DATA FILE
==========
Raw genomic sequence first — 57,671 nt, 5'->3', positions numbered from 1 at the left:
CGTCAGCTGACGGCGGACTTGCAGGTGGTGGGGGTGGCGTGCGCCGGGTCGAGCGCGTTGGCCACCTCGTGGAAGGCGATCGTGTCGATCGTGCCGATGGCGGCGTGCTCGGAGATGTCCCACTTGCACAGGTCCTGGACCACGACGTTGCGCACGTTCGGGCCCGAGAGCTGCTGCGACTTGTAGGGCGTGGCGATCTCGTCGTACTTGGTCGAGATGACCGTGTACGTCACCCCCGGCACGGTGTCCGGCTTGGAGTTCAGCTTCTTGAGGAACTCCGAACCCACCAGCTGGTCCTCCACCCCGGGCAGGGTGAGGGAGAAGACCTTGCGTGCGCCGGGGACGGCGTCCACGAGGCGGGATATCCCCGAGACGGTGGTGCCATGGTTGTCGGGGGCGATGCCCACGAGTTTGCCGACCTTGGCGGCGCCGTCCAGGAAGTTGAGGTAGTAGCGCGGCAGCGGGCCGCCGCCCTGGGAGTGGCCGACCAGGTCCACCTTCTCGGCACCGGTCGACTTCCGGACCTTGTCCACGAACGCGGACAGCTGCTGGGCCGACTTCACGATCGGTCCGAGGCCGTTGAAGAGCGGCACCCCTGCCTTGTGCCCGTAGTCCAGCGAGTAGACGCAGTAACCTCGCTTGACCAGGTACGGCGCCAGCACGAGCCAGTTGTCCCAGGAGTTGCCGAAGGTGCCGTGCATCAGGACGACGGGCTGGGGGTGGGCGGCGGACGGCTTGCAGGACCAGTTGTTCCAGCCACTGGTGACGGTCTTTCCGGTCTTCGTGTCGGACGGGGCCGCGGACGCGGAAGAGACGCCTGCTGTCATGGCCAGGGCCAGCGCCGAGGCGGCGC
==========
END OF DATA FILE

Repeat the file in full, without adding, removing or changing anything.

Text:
Raw genomic sequence first — 57,671 nt, 5'->3', positions numbered from 1 at the left:
CGTCAGCTGACGGCGGACTTGCAGGTGGTGGGGGTGGCGTGCGCCGGGTCGAGCGCGTTGGCCACCTCGTGGAAGGCGATCGTGTCGATCGTGCCGATGGCGGCGTGCTCGGAGATGTCCCACTTGCACAGGTCCTGGACCACGACGTTGCGCACGTTCGGGCCCGAGAGCTGCTGCGACTTGTAGGGCGTGGCGATCTCGTCGTACTTGGTCGAGATGACCGTGTACGTCACCCCCGGCACGGTGTCCGGCTTGGAGTTCAGCTTCTTGAGGAACTCCGAACCCACCAGCTGGTCCTCCACCCCGGGCAGGGTGAGGGAGAAGACCTTGCGTGCGCCGGGGACGGCGTCCACGAGGCGGGATATCCCCGAGACGGTGGTGCCATGGTTGTCGGGGGCGATGCCCACGAGTTTGCCGACCTTGGCGGCGCCGTCCAGGAAGTTGAGGTAGTAGCGCGGCAGCGGGCCGCCGCCCTGGGAGTGGCCGACCAGGTCCACCTTCTCGGCACCGGTCGACTTCCGGACCTTGTCCACGAACGCGGACAGCTGCTGGGCCGACTTCACGATCGGTCCGAGGCCGTTGAAGAGCGGCACCCCTGCCTTGTGCCCGTAGTCCAGCGAGTAGACGCAGTAACCTCGCTTGACCAGGTACGGCGCCAGCACGAGCCAGTTGTCCCAGGAGTTGCCGAAGGTGCCGTGCATCAGGACGACGGGCTGGGGGTGGGCGGCGGACGGCTTGCAGGACCAGTTGTTCCAGCCACTGGTGACGGTCTTTCCGGTCTTCGTGTCGGACGGGGCCGCGGACGCGGAAGAGACGCCTGCTGTCATGGCCAGGGCCAGCGCCGAGGCGGCGC